EXT. “IN FRONT OF SOMEBODY’S HOUSE” 3 AM

    Me
” Lights. Camera….”
D.O.P.
“Rolling….”

Sound of police jeep siren intervenes.

All (In unison)
Arey band karo yaaron. Mama logaan aa gaye

For next 20 minutes the entire crew lies low. Not even a sound of breath. I impatiently look towards the sky. There was only an hour left for the crack of dawn. More than half of the scenes scheduled for the night were yet to be shot.

Me
“Why are we wasting time. We can bribe the police and get started with shooting”

Pallavi (Executive Producer)

“That won’t be possible”

Me

“Why? Just because we haven’t taken permission and are shooting before somebody’s house.”

Pallavi

“No. Because we haven’t taken permission and are shooting before an MLA’s house !”

Gutthi_PosterMy only prior experience with cinema was shooting a couple of short films during Engg. College.  For me movie making was all about having a story in place, finding out actors (friends) who could spare time for me (besides dinner at the nearest best restaurant) and getting someone’s camera (begging/ borrowing a digicam at the last moment) for shooting. I was thus a little taken aback when Rahul (my producer) & Pallavi (my executive producer) started holding auditions for casting in my film.

I first met Rahul Reddy during a short film screening session that his company Octopus Studio, organised once in every 2 months in Hyderabad. One of the short films that I had made in my engg. college was selected for the event. It is here that I learnt about how Rahul’s company invested in short films, participated in festivals and looked for distributors who would buy the rights of these shorts for release in TV slots or Cinema Theaters abroad meant exclusively for short films. (Here in India, till date, I have been unable to explain the difference between a short and a documentary to my relatives).  I narrated the idea of a thriller, I had in mind, to Rahul and within a couple of months we were ready to go on floors with shooting. It is here that my actual learning began.

Although I was a director on sets, in reality I was the most inexperienced crew member present. Words like “white balance”, “ISO setting”, “rule of thirds” sounded Greek to me. My D.O.P., an assistant cinematographer on the sets of numerous Telugu films, was appalled at the fact he was taking instructions from someone like me. Also, since I did not have an A.D. on set, I doubled up as director and clap/spot boy who also took care of continuity. My preparation for shooting ran in parallel with online tutorials on rules for lighting, blocking and story-boarding. It was like interning for your own company!

House converetd to shooting set
House converetd to shooting set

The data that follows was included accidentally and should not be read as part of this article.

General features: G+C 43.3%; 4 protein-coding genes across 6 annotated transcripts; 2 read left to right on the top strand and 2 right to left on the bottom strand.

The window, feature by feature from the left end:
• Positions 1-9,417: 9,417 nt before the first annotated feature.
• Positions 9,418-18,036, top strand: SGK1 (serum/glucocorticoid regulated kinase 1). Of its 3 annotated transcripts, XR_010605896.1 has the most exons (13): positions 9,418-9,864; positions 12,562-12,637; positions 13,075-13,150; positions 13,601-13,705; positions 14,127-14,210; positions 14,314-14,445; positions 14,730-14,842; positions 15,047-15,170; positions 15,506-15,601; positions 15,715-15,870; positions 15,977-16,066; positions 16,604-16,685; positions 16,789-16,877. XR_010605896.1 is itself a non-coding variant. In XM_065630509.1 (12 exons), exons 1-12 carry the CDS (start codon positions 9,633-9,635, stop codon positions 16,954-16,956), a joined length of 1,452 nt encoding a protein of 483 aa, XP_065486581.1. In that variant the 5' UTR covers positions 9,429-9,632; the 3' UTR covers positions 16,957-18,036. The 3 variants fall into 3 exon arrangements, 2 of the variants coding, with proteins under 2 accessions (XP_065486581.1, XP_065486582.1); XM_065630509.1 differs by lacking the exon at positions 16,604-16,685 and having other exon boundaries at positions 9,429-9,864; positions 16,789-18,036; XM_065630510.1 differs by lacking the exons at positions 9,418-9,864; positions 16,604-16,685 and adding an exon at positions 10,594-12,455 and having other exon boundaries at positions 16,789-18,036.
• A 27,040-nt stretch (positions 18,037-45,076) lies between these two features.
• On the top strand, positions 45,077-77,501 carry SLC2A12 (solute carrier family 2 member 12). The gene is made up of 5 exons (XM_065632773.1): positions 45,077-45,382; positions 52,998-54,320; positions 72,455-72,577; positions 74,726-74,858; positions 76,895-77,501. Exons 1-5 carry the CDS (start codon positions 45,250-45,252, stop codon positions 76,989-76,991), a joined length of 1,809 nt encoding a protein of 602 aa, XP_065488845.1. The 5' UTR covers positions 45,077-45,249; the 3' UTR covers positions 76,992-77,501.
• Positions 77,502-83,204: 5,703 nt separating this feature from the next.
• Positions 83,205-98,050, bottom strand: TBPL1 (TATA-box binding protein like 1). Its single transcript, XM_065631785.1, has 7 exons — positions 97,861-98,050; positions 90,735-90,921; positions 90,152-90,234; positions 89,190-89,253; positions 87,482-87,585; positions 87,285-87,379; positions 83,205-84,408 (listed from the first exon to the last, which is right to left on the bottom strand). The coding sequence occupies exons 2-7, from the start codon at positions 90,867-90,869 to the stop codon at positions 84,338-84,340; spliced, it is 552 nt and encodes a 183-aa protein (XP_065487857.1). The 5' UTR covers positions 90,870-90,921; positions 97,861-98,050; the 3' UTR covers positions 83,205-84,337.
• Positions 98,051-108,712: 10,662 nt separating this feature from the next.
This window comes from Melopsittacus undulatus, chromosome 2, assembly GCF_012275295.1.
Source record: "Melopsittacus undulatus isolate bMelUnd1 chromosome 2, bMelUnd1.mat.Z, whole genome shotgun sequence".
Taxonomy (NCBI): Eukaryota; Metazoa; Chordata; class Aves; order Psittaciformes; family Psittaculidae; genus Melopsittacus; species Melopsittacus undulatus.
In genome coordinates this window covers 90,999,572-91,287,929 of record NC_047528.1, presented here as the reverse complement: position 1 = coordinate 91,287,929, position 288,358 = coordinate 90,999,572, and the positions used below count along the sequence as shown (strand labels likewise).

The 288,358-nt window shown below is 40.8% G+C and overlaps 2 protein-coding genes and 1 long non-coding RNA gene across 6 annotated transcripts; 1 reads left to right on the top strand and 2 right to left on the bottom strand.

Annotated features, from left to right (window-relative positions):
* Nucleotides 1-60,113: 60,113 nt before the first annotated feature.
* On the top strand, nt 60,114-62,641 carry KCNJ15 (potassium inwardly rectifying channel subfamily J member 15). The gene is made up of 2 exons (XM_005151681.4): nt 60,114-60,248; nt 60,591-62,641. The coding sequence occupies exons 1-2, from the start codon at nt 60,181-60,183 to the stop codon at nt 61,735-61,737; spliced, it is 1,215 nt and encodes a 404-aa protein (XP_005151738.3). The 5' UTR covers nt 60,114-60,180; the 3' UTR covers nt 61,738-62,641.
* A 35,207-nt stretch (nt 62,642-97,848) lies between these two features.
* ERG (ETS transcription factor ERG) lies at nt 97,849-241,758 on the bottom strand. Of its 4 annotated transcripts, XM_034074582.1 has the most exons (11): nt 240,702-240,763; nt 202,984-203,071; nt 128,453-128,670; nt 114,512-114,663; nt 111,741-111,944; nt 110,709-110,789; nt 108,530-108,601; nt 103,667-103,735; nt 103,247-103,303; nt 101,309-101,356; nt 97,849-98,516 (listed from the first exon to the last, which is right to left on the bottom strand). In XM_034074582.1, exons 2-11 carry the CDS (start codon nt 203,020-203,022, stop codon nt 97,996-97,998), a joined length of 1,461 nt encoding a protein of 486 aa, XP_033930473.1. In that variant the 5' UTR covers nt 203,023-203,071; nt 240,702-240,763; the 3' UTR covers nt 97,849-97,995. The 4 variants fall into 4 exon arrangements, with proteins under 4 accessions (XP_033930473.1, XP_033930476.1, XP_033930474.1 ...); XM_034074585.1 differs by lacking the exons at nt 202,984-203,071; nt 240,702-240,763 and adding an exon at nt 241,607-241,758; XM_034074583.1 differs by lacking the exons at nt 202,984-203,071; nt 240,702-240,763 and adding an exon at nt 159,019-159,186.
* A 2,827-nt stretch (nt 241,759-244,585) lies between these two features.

Scheduling the shooting was another big problem. Since I was working in a software company, I could take out time only during weekends. and since all my actors were theater artistes, their weekend was locked owing to their theater assignments. I thus had to reschedule the shooting to after-office hours. Which implied, rushing back to home after 6 PM, shooting whole night till 7 AM in the morning; and then getting ready to leave for office again by 10 AM. The fact that most of my scenes were written for night actually helped.

Mobile lights substituting traditional ones
Mobile lights substituting traditional ones

Because of lack of time/ money/ resources my own house and apartment were converted to sets. (My room mates were in shock the day they walked into the house. It hardly looked like the place was inhabited by 4 bachelors). Friends and neighbors chipped in to play extras.  Hand made lights and dolly came into use where space constraints did not allow usage of traditional ones. In fact, on one of the days, handicapped by power cut, we had to use mobile flash light to create the impression of laptop screen’s reflection falling on actor’s face. A contraption, made out of small motor fitted to garden pipe at one end and a 1.5 l tank at the other, was used to create artificial rain (and the fire brigade was charging us 50K for the same!). If anything, this movie helped me understand the big Indian word- “Jugaad” !

We did not have a title for the film even when the final cut was ready. I decided upon the word ‘Gutthi’ (Hindi for riddle) simply because the world of the film had a very rooted feeling to it and the title should have conveyed the same. (In a way my tribute to RGV for lending the most wonderful titles possible to Hindi films) Although its a thriller, the effort was to make the movie akin to reading a novel- taking time to introduce character and plot and trying to hide the “presence of a script” in the film.

That's me in action
That’s me in action

Once the final edit was ready, I thought the most Herculean task was over. Everything here on would be a cake walk. I was wrong ! Taking your short films to industry biggies and getting them screened at the right festivals is an altogether different ballgame which I was yet to learn. (to be continued)

(Gutthi-The Riddle premiered at Indian Film Festival, Stuttgart (Germany) in 2013. The film has had 5 festival screenings so far and has been appreciated by the likes of Anurag Basu & Sudhish Kamath. Please find the details of the film on its IMDB page here )

Part II of the blog and the YouTube link to the full film would be coming soon. Here is the trailer of the film.

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